January 2016
Book Reviews


Author/Cover Artist: Debbie Strange, Canada
Dimensions: 8 inches x 9 inches
Construction: Soft perfectbound
Total page count: 85
Publisher: Keibooks, USA
Publish date: 2015
Language: English
ISBN: 9781512361124

WARP AND WEFT TANKA THREADS is a unique presentation insofar as it’s author Debbie Strange from Canada, explains in her Author’s Note in-part:

“Each triptych in this tanka collection contains poems taken from different publications, but sharing a common thread.”

In addition, M. Kei writes from the back cover blurb of this book in-part, as being:

“Primal poetry with a pagan heart” Warp and Weft by Debbie Strange weaves tanka into short threads of three each, each triptych building into larger sequence that tells the story of a poet with a raven’s eye.”

Already I was intrigued and not to be disappointed. Starting with the cover art “A Spider’s Loom” which is by the author herself, and in keeping with her triptych theme. The two that I enjoyed the most mentioned “father and mother”:

a prairie Gael

she sets sail
through oceans of grain
anchored to her father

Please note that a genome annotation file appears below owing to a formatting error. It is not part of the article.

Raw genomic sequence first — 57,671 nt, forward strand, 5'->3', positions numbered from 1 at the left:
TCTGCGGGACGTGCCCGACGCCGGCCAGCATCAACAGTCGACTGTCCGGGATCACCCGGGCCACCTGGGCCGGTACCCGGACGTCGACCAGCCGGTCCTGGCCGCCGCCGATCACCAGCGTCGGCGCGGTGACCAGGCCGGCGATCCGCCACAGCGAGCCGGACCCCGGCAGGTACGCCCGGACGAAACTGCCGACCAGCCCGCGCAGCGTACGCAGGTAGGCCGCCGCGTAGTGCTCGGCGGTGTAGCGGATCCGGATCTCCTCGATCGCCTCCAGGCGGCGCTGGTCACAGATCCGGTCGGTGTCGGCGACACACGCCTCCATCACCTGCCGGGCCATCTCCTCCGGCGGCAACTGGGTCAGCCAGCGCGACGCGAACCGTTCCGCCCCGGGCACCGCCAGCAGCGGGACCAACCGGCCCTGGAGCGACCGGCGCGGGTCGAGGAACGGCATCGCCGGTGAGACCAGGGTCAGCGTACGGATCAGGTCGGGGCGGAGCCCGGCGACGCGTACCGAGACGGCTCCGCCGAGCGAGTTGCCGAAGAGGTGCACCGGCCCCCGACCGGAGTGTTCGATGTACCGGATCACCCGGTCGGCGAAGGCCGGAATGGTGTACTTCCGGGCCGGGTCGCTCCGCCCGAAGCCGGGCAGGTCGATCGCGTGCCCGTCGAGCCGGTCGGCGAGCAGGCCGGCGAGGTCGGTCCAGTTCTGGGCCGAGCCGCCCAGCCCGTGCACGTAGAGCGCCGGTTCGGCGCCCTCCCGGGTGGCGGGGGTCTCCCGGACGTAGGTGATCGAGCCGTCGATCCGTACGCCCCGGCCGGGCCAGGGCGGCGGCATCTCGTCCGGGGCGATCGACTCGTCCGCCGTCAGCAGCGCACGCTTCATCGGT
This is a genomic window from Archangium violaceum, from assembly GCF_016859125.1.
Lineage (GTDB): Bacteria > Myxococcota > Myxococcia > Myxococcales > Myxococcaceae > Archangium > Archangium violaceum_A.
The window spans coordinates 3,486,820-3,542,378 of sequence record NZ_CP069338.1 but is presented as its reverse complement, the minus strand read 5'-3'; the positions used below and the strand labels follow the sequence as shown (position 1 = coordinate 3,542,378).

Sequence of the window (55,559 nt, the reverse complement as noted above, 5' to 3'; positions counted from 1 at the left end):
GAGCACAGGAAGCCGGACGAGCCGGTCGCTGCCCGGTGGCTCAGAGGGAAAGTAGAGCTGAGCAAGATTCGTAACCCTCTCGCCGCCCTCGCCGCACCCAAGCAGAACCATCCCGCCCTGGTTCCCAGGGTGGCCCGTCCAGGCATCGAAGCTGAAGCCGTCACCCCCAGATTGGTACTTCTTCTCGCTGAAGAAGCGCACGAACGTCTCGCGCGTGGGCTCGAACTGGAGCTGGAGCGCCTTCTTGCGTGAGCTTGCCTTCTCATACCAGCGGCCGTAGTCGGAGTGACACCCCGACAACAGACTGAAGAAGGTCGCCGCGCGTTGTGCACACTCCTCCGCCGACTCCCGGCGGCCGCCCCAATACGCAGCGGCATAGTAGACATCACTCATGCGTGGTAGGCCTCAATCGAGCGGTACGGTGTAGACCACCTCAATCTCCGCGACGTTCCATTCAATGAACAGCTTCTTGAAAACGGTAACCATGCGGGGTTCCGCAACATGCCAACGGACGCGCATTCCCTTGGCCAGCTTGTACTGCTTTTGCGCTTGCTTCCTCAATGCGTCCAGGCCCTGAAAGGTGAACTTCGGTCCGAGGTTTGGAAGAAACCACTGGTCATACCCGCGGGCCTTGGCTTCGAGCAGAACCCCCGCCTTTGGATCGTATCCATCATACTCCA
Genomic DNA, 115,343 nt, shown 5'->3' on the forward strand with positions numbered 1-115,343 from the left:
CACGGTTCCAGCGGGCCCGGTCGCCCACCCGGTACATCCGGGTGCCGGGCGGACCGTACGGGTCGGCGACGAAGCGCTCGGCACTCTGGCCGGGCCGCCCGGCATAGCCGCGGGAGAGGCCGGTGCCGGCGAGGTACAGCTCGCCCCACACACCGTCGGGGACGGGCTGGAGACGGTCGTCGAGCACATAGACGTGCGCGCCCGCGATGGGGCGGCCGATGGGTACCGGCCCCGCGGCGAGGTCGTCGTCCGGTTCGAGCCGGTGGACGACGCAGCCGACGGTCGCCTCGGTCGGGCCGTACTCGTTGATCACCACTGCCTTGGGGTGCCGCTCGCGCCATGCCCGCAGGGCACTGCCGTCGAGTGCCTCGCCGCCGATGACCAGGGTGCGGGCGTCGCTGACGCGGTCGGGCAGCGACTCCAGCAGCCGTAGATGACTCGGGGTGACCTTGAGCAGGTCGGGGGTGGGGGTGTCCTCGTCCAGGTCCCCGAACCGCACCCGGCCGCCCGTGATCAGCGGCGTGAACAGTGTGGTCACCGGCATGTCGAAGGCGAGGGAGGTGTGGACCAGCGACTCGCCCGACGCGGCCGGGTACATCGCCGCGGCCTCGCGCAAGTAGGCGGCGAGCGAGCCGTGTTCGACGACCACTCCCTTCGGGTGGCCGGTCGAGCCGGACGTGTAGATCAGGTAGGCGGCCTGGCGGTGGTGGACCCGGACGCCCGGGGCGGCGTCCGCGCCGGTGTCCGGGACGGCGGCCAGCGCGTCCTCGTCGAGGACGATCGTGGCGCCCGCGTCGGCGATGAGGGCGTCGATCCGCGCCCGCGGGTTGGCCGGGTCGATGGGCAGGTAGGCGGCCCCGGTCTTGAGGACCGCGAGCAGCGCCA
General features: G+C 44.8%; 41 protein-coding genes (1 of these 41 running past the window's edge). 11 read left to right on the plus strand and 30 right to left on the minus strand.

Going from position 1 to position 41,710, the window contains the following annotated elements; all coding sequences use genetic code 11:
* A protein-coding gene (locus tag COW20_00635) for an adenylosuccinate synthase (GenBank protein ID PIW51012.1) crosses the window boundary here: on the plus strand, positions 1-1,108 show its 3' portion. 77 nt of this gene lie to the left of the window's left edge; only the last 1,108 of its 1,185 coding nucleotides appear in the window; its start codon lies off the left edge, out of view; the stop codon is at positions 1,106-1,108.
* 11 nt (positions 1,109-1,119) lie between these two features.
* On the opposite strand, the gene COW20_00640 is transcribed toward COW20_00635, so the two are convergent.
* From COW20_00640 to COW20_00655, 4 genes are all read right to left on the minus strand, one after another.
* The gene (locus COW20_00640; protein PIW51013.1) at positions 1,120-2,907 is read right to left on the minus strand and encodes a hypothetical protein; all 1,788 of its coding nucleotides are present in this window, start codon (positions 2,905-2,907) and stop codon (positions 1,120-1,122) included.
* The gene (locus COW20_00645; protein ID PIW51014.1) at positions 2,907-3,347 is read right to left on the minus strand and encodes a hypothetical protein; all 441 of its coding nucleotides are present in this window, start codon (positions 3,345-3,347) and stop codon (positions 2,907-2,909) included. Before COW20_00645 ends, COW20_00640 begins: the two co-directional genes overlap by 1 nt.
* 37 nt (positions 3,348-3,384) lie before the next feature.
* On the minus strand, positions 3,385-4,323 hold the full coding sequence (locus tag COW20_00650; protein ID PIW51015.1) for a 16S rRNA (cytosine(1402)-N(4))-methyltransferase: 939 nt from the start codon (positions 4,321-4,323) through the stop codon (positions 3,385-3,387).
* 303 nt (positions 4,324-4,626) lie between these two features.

trailing fingers in his wake
untangling beards of barley

on the rotting dance floor
our father built
in the ash grove he planted
between rows of aching years

on father’s coffin
the cowboy hat and polished boots
of a prairie Gael
the skirling pipes
that sing him home


she calls us in
we press our noses
against wet glass
as tumbleweeds turn cartwheels
in the yellow bruise of sky

in the nursing home
parchment skin cradles brittle bones
a blue labyrinth
inked on mother’s handscape
time’s trembling calligraphy

sister roses
heads drooping
these petals of memory
dappling the motherstone

and a few more of my favorites for your enjoyment too:


the way snow
covers fallen leaves
this need
to make order
out of our chaos

the glow
of candled sea ice
at sundown
snowflakes melting
on our lashes

we sip Darjeeling
and dream
of growing marigolds
in monsoon rain


after the storm
you gathered shreds
of the garden
my bleeding heart
in the small of your hand

shearing back
the forget-me-nots
we planted
beside the sun dial
time and I stand still

in the hat you gave me
I am undone
by faded ribbons
and the scent of lilies

turning season

winter winds
play an aeolian harp
of barbed wire
a lone coyote and I howl
at the long night moon

lying in sage
on limestone cliffs
sunning myself
with ribbon snakes
emerging from hibernation

mercurial wind
in this turning season
my body
a weather vane tilting
in a new direction

What a riveting book of tanka this is indeed, much to my liking as I am sure it will be to all of those who have the privilege to read it.

—UHTS cattails Tanka Book Reviewer an'ya, USA